For Mark, Spinoza is an exemplary weird and eerie thinker. He continues: “For Spinoza, there is agency everywhere but this never belongs to human subjects.” What Spinoza does, according to Mark, is he “entifies” — form and function are irrelevant, entities are rather processes. Everything is governed by such processes and so, for Spinoza, this is his way of thinking God as/in nature.
This lends itself all too easily to the Frankensteining of matter and material. If Spinoza is an atheistic materialist, as many of his critics claimed, Mark seems to suggest that it is in a way that is more twisted than those critics dared imagine, even more so today when we consider that what Spinoza saw as ‘God, nature’ has undergone an intensive period of expansion and extension.
Spinoza was a regular feature on kpunk thanks to his wide-ranging influence on many of Mark’s favourite thinkers. Mark would later write that Spinoza “took for granted what would later become the first principle of Marx’s thought — that it was more important to change the world than to interpret it”. He continues:
[Spinoza’s] project of systematically rooting out the underlying motivation for irrational behaviours was effectively psychoanalysis three hundred years early. Freud, whose written acknowledgements to Spinoza were few, nevertheless admitted in his correspondence to being thoroughly indebted to Spinoza’s framework; Lacan was more explicit in his homage, comparing his own excommunication from Psychoanalysis to Spinoza’s banishment from the Amsterdam Synagogue. Deleuze’s thought is unimaginable without Spinoza.
This trajectory is most telling when considering Mark’s thought. In this way, Spinoza lingers in the background of all that Mark writes. Deleuze’s Spinozism, in particular, is central for him in this context.
In Flatline Constructs, Mark summarises the above penchant for Spinozic entifying, with all the impetus on processes, with a quote from Deleuze: “True entities are events.” And yet, as Deleuze continues: “It’s not easy to think in terms of the event.” The weird, like the Gothic for Y2k Mark, is perhaps one such way of making this thought more accessible.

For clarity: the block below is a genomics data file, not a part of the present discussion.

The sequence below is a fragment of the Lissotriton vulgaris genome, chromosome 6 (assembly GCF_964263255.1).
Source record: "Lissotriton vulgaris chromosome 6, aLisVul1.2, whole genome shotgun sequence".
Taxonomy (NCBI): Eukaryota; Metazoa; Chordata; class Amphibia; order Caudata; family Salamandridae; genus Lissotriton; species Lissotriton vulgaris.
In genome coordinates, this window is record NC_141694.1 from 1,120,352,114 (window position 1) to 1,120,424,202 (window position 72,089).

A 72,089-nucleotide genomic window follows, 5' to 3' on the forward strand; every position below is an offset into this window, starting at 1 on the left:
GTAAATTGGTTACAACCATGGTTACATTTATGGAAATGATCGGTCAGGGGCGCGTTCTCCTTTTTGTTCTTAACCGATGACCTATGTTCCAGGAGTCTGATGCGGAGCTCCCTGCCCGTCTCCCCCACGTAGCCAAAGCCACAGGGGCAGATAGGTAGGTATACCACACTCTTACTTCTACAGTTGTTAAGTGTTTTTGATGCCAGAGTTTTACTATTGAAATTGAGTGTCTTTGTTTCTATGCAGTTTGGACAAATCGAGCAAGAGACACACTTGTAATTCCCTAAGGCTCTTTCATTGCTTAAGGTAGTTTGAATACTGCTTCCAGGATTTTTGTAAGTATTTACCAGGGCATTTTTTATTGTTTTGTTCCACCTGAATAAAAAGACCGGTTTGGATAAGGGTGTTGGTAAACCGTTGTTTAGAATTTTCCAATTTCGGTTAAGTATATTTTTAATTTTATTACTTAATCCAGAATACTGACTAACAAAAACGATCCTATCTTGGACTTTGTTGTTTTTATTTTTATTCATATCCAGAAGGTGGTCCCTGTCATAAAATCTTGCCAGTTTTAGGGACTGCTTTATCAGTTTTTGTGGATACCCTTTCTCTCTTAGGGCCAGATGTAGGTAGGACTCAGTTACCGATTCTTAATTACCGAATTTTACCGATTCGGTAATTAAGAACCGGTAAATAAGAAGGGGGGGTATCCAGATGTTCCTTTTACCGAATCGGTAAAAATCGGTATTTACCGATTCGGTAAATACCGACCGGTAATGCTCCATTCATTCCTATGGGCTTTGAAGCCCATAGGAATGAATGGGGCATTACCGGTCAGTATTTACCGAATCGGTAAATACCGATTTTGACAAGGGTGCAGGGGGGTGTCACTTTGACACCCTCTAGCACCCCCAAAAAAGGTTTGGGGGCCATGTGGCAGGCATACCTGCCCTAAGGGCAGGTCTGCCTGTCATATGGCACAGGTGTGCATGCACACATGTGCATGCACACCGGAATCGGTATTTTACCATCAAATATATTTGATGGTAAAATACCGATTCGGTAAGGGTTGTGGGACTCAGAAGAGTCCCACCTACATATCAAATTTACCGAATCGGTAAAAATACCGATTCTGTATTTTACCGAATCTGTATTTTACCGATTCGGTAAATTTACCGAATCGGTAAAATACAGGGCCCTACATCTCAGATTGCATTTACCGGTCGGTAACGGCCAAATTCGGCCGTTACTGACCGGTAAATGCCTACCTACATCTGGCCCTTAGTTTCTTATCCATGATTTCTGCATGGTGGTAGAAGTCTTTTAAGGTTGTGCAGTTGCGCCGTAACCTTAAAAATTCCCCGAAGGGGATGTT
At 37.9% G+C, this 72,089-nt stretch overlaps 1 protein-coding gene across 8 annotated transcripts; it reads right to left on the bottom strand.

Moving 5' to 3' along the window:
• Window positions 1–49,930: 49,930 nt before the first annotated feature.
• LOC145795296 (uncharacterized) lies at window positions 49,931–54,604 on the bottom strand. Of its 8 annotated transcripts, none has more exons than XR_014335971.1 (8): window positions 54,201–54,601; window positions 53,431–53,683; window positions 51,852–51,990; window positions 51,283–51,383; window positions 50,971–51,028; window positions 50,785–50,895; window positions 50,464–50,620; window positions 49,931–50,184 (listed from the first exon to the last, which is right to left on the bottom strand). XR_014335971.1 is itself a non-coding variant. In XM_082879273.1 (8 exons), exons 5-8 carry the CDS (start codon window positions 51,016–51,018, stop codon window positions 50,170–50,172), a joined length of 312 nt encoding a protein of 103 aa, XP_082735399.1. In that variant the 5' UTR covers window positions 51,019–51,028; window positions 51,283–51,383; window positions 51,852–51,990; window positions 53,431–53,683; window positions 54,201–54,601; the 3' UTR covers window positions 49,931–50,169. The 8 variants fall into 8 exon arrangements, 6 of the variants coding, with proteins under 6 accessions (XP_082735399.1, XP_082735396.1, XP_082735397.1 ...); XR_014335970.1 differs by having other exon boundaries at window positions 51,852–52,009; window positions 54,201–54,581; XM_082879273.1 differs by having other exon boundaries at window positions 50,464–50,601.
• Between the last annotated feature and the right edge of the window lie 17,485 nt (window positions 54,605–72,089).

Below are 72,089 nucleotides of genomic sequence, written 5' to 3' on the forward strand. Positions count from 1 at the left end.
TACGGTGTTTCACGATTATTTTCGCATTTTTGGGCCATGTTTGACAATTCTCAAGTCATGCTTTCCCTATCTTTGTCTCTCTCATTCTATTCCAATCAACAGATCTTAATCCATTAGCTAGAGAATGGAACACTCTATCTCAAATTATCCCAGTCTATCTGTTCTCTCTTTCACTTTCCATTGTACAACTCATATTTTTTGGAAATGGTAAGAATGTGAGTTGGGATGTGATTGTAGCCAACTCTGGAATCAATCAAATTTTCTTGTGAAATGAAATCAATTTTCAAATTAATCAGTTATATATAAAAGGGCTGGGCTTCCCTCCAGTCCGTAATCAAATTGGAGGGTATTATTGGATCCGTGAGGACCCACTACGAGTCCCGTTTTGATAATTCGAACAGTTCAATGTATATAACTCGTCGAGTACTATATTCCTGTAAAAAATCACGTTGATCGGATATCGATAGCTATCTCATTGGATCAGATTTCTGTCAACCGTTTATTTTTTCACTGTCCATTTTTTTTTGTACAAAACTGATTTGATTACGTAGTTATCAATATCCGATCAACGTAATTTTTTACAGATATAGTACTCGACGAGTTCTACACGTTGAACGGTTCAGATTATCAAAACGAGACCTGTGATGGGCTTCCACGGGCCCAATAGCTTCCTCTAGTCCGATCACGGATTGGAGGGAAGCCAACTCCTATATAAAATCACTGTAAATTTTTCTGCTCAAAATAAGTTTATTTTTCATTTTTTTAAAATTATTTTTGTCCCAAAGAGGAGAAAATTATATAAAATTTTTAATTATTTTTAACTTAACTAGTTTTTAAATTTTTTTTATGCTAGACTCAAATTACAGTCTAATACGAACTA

What Deleuze is pointing to here — at least in relation to those arguments found in Difference and Repetition and The Logic of Sense — is that the “life” of the self is less an enclosed Cartesian cogito and more like some thing which is open to the intensities of all that is around it. Being, itself an intensity, passes through “beings”. As Mark puts it, with inverted commas undermining the deceptively holistic nature of linguistically expressed subjectivity, “‘we’ ‘ourselves’ are caught up in the rhythms, pulsions and patternings of non-human forces.”
“We” “ourselves” are not only “caught” — in fact, we dissolve into flows. Indistinguishable.
Mark continues, in Flatline Constructs, by talking about Deleuze and Guattari’s concept of haecceity, referring to “non-subjectified individuation”. Through the concept of haecceity, we can think of entities as events without making entities subjects. For Mark, it seems, this includes processes of non-subjectifying and de-subjectifying.
The Gothic has an affinity with the concept of the haecceity because it refuses to distinguish human figures from their backgrounds … You can’t enter such zones without entering into composition with them.
It is the immanence of the human to forces, the human as an arrangement of forces in itself, which causes Mark to write of Spinoza’s “psychedelic reason”:
Hey kids: could there be a better reason to read Spinoza? He tells you not to get out of your head but how to get out through your head.
But, ever recursive in our immanence, how do we wrap our heads around this? How do we think of this form of agency without anthropomorphising it, separating it, and reducing its power? How do we think the event without trapping its agency in the anthropotemporal? How do you get out through your head without giving your head an unnecessarily Cartesian level of credit?